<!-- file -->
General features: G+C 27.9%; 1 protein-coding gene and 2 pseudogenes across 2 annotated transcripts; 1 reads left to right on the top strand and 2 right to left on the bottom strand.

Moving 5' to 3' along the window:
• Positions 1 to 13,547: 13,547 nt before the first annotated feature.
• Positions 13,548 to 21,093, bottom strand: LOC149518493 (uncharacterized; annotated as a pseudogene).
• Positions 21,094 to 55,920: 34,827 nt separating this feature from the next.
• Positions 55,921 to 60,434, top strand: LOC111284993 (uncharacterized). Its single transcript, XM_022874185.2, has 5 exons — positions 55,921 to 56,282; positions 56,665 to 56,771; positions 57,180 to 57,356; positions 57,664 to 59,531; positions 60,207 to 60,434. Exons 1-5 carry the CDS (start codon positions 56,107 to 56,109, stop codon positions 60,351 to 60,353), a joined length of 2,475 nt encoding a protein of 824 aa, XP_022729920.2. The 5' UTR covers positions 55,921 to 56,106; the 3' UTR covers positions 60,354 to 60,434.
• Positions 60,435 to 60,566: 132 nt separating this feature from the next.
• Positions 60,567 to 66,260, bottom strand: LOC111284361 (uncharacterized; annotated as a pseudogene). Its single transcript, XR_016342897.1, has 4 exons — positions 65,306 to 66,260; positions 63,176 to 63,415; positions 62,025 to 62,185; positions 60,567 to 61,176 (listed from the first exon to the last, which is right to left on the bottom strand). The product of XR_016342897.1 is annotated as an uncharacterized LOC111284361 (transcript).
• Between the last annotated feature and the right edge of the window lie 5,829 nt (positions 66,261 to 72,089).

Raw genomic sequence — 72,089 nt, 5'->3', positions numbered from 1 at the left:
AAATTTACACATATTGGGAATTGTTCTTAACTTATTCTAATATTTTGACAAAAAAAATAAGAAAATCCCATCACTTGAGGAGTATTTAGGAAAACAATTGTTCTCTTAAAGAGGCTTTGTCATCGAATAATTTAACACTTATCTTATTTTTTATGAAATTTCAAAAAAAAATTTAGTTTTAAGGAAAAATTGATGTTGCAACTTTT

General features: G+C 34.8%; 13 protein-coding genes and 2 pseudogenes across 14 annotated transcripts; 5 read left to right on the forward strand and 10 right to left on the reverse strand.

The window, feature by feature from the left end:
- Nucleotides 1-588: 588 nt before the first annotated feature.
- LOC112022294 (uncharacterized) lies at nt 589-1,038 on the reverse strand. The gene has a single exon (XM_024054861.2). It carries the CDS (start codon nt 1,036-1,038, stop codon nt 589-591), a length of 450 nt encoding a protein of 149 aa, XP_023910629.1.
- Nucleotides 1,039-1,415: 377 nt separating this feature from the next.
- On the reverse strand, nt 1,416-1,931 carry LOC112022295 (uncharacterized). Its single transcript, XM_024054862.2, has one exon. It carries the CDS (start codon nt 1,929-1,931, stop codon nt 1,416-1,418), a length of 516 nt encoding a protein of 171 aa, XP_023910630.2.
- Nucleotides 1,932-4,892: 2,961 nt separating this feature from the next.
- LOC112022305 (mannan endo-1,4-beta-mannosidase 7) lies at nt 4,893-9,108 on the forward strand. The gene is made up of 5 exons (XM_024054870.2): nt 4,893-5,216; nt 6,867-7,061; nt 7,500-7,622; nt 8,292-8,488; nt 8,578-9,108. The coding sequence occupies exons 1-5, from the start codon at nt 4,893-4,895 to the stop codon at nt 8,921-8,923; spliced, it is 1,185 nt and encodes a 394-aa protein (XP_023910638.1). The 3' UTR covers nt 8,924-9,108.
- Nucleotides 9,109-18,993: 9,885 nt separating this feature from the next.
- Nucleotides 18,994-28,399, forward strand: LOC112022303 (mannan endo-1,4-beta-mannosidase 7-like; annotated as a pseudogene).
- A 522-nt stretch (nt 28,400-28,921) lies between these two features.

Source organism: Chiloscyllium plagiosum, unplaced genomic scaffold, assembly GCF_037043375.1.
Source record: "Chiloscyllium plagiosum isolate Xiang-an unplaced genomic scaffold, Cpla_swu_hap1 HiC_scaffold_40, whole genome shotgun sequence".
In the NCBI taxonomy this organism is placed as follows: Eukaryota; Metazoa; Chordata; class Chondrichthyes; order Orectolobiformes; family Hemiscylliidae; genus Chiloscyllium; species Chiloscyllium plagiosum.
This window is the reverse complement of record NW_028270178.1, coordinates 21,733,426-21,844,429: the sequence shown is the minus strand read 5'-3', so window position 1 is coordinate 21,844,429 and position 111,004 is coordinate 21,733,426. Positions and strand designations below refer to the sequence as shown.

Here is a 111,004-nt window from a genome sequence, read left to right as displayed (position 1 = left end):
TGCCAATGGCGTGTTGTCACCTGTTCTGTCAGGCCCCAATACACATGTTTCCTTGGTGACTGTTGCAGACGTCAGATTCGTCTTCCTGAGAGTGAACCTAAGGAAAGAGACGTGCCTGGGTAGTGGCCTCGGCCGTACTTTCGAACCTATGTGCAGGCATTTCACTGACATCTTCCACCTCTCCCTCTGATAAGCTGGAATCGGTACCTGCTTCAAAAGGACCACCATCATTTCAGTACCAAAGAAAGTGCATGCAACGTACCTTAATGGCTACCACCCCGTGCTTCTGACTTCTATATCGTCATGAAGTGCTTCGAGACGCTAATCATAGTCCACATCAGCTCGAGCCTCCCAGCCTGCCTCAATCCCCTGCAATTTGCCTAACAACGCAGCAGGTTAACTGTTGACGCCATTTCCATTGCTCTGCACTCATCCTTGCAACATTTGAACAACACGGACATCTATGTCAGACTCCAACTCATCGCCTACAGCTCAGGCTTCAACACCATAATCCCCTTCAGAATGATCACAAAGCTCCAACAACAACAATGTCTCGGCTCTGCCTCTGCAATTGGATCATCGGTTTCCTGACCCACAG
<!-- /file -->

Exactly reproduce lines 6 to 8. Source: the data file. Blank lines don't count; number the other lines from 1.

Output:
• Positions 55,921 to 60,434, top strand: LOC111284993 (uncharacterized). Its single transcript, XM_022874185.2, has 5 exons — positions 55,921 to 56,282; positions 56,665 to 56,771; positions 57,180 to 57,356; positions 57,664 to 59,531; positions 60,207 to 60,434. Exons 1-5 carry the CDS (start codon positions 56,107 to 56,109, stop codon positions 60,351 to 60,353), a joined length of 2,475 nt encoding a protein of 824 aa, XP_022729920.2. The 5' UTR covers positions 55,921 to 56,106; the 3' UTR covers positions 60,354 to 60,434.
• Positions 60,435 to 60,566: 132 nt separating this feature from the next.
• Positions 60,567 to 66,260, bottom strand: LOC111284361 (uncharacterized; annotated as a pseudogene). Its single transcript, XR_016342897.1, has 4 exons — positions 65,306 to 66,260; positions 63,176 to 63,415; positions 62,025 to 62,185; positions 60,567 to 61,176 (listed from the first exon to the last, which is right to left on the bottom strand). The product of XR_016342897.1 is annotated as an uncharacterized LOC111284361 (transcript).